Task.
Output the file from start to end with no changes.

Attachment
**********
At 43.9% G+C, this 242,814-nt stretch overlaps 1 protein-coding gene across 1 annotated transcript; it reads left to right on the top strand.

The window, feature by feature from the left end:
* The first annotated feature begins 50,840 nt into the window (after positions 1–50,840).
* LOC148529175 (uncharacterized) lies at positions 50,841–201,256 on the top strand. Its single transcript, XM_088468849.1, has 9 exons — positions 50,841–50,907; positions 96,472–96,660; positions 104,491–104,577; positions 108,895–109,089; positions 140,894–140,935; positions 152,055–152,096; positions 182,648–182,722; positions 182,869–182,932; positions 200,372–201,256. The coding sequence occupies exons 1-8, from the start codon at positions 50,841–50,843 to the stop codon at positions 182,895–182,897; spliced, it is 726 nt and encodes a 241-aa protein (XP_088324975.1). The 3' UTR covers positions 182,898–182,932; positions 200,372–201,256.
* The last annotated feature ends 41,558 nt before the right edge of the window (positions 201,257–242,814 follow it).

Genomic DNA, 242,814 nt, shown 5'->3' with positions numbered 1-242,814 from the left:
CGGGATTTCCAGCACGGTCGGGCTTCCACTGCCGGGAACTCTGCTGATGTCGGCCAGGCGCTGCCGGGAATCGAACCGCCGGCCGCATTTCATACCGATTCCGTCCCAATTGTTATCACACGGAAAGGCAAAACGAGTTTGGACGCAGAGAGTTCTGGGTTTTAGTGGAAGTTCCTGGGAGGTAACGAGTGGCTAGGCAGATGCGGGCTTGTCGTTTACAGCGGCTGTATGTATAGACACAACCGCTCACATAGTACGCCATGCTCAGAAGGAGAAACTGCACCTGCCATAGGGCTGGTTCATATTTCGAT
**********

At 43.9% G+C, this 242,814-nt stretch overlaps 1 protein-coding gene across 1 annotated transcript; it reads left to right on the top strand.

The window, feature by feature from the left end:
* The first annotated feature begins 50,840 nt into the window (after positions 1–50,840).
* LOC148529175 (uncharacterized) lies at positions 50,841–201,256 on the top strand. Its single transcript, XM_088468849.1, has 9 exons — positions 50,841–50,907; positions 96,472–96,660; positions 104,491–104,577; positions 108,895–109,089; positions 140,894–140,935; positions 152,055–152,096; positions 182,648–182,722; positions 182,869–182,932; positions 200,372–201,256. The coding sequence occupies exons 1-8, from the start codon at positions 50,841–50,843 to the stop codon at positions 182,895–182,897; spliced, it is 726 nt and encodes a 241-aa protein (XP_088324975.1). The 3' UTR covers positions 182,898–182,932; positions 200,372–201,256.
* The last annotated feature ends 41,558 nt before the right edge of the window (positions 201,257–242,814 follow it).

Genomic DNA, 242,814 nt, shown 5'->3' with positions numbered 1-242,814 from the left:
CGGGATTTCCAGCACGGTCGGGCTTCCACTGCCGGGAACTCTGCTGATGTCGGCCAGGCGCTGCCGGGAATCGAACCGCCGGCCGCATTTCATACCGATTCCGTCCCAATTGTTATCACACGGAAAGGCAAAACGAGTTTGGACGCAGAGAGTTCTGGGTTTTAGTGGAAGTTCCTGGGAGGTAACGAGTGGCTAGGCAGATGCGGGCTTGTCGTTTACAGCGGCTGTATGTATAGACACAACCGCTCACATAGTACGCCATGCTCAGAAGGAGAAACTGCACCTGCCATAGGGCTGGTTCATATTTCGAT